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How Solar Power Is Transforming India’s Energy Market (Part 1)

There is a solar transformation underway in India: record low tariffs, huge investment interest, and real growth. But stumbling blocks remain.

A year ago, the Indian government announced a goal of 100 GW of solar by 2022. Many market participants (including myself) were skeptical. In the last couple of months, however, the mood has changed. The goal appears to become more attainable by the day. This is partly due to Indian solar policies, partly due to rising overall investor confidence in India, and partly due to the dynamics of global markets — generally, and in terms of energy and solar. However, not all is good. I cover the challenges in Part 2 (coming tomorrow).

First, these are my main reasons for being optimistic:

Real growth on the ground: A key accusation often made against the Indian market in general and India’s solar plans in specific was that it is all words and no implementation. That has now been proven wrong. In the last three years, the Indian market grew by 1 GW per year. This year, India is expected to add as much as 5 GW (1.1 GW already commissioned). Until recently, our estimate was 3 GW, but now revised our projections upwards (see our India Solar Handbook). In 2016, India may add 7–10 GW of solar (the government plans to auction 10 GW this year).

Radical fall in tariffs: The most competitive bid in October 2014 was INR 6.01 kWh or US$ 0.0875 for a 40 MW plant by US-based First Solar. In Madhya Pradesh bids, opened last week, the highest winning bid was INR 5.64/kWh for a 50 MW plant by Indian developer Hero Future Energy and the lowest bid was an incredible INR 5.05/kWh or US$ 0.0795 for a 50 MW plant by Canadian developer SkyPower Solar.

Globally, the current lowest tariff is from developer ACWA Power in Dubai at $ 0.06 per kWh. If you take into account that interest rates in India are around 7–8% higher than in the UAE and that the state utilities of Madhya Pradesh have a very low credit rating, the aggressiveness of the tariff by global standards becomes clear.

It brings utility-scale solar in India to a point where it may no longer need government support. Think about this: the benchmark tariff set by the government, against which project developers can bid for a capital subsidy amount (“Viability Gap Funding”) in the upcoming National Solar Mission auction is INR 5.45/kWh. Given that the central government is a far more bankable off-taker than the Madhya Pradesh state utility, at this rate, bidders should offer the government money to sign power purchase agreements instead of drawing a subsidy!

Consider also, that the price for new thermal power from coal in India is between US$0.70 and US$0.90 per kWh (as based on recent PPAs signed). In the future, as solar project sizes will further rise and costs fall, and as grid bottlenecks will be reached in certain regions, we will probably see the market turn towards providing “dispatchable” solar power, where solar is complemented by, for example, wind, grid storage, and natural gas.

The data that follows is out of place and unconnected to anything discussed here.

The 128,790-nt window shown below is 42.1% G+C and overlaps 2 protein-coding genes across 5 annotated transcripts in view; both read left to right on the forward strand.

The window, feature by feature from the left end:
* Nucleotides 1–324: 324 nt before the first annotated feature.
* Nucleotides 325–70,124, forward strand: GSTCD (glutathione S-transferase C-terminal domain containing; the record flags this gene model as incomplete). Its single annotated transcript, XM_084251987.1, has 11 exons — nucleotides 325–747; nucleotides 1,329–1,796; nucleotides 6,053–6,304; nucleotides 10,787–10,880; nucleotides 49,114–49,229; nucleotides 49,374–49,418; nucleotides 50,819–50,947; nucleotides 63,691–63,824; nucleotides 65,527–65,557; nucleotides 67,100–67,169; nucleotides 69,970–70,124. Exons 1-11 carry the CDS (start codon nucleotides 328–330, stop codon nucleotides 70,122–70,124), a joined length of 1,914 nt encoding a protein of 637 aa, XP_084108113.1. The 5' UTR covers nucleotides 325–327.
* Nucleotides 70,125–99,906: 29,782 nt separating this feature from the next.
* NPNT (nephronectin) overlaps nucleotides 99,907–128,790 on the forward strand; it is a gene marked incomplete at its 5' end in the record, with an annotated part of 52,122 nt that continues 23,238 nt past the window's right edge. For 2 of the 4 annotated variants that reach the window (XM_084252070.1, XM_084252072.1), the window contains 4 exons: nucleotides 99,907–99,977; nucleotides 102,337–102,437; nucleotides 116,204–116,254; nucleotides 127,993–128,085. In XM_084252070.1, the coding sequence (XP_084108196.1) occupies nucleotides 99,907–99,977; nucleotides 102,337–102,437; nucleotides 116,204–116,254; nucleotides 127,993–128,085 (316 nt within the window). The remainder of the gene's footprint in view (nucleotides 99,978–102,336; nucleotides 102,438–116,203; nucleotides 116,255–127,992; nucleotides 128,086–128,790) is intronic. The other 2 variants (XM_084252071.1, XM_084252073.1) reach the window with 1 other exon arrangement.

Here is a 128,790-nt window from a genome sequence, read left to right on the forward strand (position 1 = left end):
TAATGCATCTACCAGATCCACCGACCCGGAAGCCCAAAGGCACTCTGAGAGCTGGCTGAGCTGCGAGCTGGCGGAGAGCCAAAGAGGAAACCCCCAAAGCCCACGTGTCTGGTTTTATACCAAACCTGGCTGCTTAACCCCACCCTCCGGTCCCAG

An interesting side-effect of this fall in solar tariffs and the competitiveness of the auctions is that it can expose insider business and corruption wherever solar deals are signed without bidding. Indian developer Adani, for instance, had signed a PPA with the state of Tamil Nadu directly (i.e. without a bidding process) for a 648 MW project at a tariff of US$0.11 per kWh just weeks before offering solar power at 2 cents less to Madhya Pradesh for a much smaller project size. Differences in off-take risk, irradiation, or land costs can hardly explain this difference.

New players in the market: The Indian solar market is maturing fast. A good sign of that is the rapidly rising interest of large, professional international players. A game-changer in the market was the announcement by Softbank (Japan) to invest $20 billion into the Indian solar market over the next 10 years together with partners Bharti (India) and Foxconn (Taiwan). This was followed by announcement by Russia’s Rosneft to build up to 20 GW of solar in India. In addition, there is significant interest from global solar companies including Sun Edison and First Solar from the US, from private equity investors, and from European and US utilities. Some of this interest is linked to shifting global dynamics in the energy markets, but the larger part is due to renewed investor confidence in India.

While this is all very encouraging indeed and points towards India becoming one of the most dynamic solar (and, in fact, energy) markets in the world, there still are some stumbling blocks. I look at these in the second part or this series.

By the way, a great way to stay up to date with India’s energy market is to subscribe to the free Bridge To India newsletter.

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Written By

is working towards a low carbon world. He believes that this is a great opportunity rather than a sacrifice and that it will be driven by business and economic fundamentals rather than by political directive. Developing countries, who can still make a choice about their future energy infrastructure, are in a particularly good position to get the most out of the renewable energy and energy efficiency solutions available. The good news is: A global energy transition is inevitable. The bad news is: current market designs in most countries are not conducive enough and could delay this inevitable transition for just too long to save our climate. So that is what we need to work on: better market designs. (Disclaimer: views in motion...) Companies I am involved with: TFE Consulting ( (sustainability solutions for India), (helping consumer go solar in India), (the business platform for the global renewables industry).


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